Given CDF find proabililty

• Jun 15th 2011, 02:13 PM
jwxie
Given CDF find proabililty
Hi guys, I feel very uncomfortable with PDF, CDF, PMF.

Problem:

Quote:

The distribution function of the random variable X is given:

$\displaystyle F(x) = \begin{cases}0 & \text{ if } x < 0\\x/2 & \text{ if } 0\leq x < 1\\2/3 & \text{ if } 1\leq x<2\\11/12 & \text{ if } 2\leq x < 3 \\1 & \text{ if } 3\leq x\end{cases}$

a) Plot the distribution function.
b) What is P { X > 1/2} ?
c) What is P{2 < X <= 4} ?
d) What is P {X <3 }?
e) What is P{X = 1}?
I think the plot looks like this:
http://dl.dropbox.com/u/14655573/lat...28.resized.JPG

In this problem we mix both discrete and continuous random variable (R.V.).

For the discrete case, we have PMF and CMF, which they both can give the probability. For continuous, we can only find probability via CMF because P {X = a} (of any particular point) is zero..

We know that $\displaystyle F(x) = P(X \leq x) = \int_{-\infty }^{x} f(t)dt$

and for discrete we have $\displaystyle F(x) = \sum_{x_{i}\leq x} p(x_{i})=\int_{-\infty }^{x}f(t)dt$

For $\displaystyle P(a\leq X \leq b) = \int_{a}^{b}f(x)dx=F(b)-F(a)$

=============

For (b) What is P { X > 1/2}:

I think the solution is simply 1 - P {x <=1/2} because the probability has to add up to 1.

For (c) P{2 < X <= 4}
Do we just take F(4) - F(2)? Since this is a continuous function, P (x = a) is zero, so is it true that P {2 <= X <= 4} = P {2 < X < 4} = P {2 <= X < 4} ???

For d) What is P {X <3 } ...... similarly, this problem does not include the = sign. Is it equal to P {X <=3 }?? I heard my instructor said something about " P {X < 3- }....
I am not sure how to answer.

For (e) P {X = 1}.... the limit is 2/3 if 1 <= x < 2, so this is a discrete case, right? I'd say P = 2/3, right?

==== I always have difficult time to ask the right questions......but for now I am going to stop here.... thank you for reading and I appreciate for the help! Thanks.
• Jun 15th 2011, 03:32 PM
Plato
Re: Given CDF find proabililty
This question is very hard to answer because it is a notation nightmare.

Let $\displaystyle F(a - ) = \lim _{x \to a^ - } F(x)$, that is the left-hand limit at $\displaystyle x=a$.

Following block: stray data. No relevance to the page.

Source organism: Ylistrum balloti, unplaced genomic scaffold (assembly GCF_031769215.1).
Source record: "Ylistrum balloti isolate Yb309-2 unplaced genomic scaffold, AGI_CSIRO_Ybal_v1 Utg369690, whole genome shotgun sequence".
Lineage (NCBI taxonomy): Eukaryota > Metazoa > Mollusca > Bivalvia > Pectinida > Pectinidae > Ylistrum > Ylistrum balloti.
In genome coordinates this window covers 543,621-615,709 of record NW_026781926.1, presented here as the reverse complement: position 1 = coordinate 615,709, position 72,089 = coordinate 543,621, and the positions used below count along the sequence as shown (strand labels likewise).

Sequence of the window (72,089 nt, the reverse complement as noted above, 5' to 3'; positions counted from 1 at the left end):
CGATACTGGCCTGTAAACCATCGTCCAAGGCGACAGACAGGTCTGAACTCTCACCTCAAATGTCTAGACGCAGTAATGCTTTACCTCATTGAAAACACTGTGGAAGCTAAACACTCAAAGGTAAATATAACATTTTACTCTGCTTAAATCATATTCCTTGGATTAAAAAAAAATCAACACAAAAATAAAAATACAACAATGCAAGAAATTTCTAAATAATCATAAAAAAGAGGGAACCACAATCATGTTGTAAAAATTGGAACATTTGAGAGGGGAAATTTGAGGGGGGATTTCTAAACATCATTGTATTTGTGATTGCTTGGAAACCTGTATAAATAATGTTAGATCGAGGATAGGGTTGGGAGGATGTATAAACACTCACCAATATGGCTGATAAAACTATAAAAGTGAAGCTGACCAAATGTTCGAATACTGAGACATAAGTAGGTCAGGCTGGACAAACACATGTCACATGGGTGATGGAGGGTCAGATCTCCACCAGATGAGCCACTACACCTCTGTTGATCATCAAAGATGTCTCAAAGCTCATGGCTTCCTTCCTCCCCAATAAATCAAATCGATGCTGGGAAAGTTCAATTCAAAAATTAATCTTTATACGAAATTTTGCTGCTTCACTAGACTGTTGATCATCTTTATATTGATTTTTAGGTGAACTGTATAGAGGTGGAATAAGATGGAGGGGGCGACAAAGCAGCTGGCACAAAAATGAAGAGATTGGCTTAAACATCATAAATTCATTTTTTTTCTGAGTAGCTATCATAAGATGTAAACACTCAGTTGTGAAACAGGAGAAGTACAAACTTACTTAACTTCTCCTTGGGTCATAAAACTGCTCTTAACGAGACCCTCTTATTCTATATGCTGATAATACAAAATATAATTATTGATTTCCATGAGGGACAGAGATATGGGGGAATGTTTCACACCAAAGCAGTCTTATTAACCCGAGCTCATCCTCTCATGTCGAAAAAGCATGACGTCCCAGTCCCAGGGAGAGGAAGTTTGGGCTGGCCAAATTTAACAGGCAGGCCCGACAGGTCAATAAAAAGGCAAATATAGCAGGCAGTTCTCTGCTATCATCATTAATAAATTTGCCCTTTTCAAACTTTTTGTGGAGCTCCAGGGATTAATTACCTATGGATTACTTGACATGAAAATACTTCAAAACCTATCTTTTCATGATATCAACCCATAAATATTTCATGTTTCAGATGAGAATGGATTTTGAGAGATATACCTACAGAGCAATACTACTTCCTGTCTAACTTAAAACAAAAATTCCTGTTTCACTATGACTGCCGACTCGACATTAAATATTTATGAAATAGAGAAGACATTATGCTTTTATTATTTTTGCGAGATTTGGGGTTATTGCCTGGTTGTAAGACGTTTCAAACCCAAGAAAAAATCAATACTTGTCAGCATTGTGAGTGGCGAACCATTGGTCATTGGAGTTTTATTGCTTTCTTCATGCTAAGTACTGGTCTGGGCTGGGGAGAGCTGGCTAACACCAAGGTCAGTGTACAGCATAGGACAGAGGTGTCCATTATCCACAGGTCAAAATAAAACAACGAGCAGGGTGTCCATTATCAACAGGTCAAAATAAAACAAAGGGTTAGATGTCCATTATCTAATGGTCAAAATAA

Likewise, $\displaystyle F(a + ) = \lim _{x \to a^ + } F(x)$, that is the right-hand limit at $\displaystyle x=a$.

Now I can give you nine rules:
$\displaystyle \begin{array}{rrcl} {1.} & {P(X \leqslant a)} & = & {F(a)} \\ {2.} & {P(X < a)} & = & {F(a - )} \\ {3.} & {P(a < X \leqslant b)} & = & {F(b) - F(a)} \\ {4.} & {P(X = a)} & = & {F(a) - F(a - )} \\ {5.} & {P(a < X < b)} & = & {F(b - ) - F(a)} \\{6.} & {P(a \leqslant X \leqslant b)} & = & {F(b) - F(a - )} \\{7.} & {P(a \leqslant X < b)} & = & {F(b - ) - F(a - )} \\{8.} & {P(a < X)} & = & {1 - F(a)} \\{9.} & {P(a \leqslant X)} & = & {1 - F(a - )} \\ \end{array}$

So to answer (b) $\displaystyle 1-F(1/2)$.
• Jun 15th 2011, 03:47 PM
jwxie
Re: Given CDF find proabililty
Hi Plato, thanks for the help. I agree.
For #3, a is not included, so why is it F(a) ?
and F(a) without the + sign means both limits right?
• Jun 15th 2011, 04:06 PM
Plato
Re: Given CDF find proabililty
Quote:

Originally Posted by jwxie
For #3, a is not included, so why is it F(a) ?
and F(a) without the + sign means both limits right?

I almost did not post a reply to this query for this reason.
I have written at least twenty pages on this topic.
Do you agree that the complement of $\displaystyle ( - \infty ,a]$ is $\displaystyle (a,\infty )~?$
If you do understand that the answer is clear.

IF NOT, I must remind you that that this is it a tutorial service.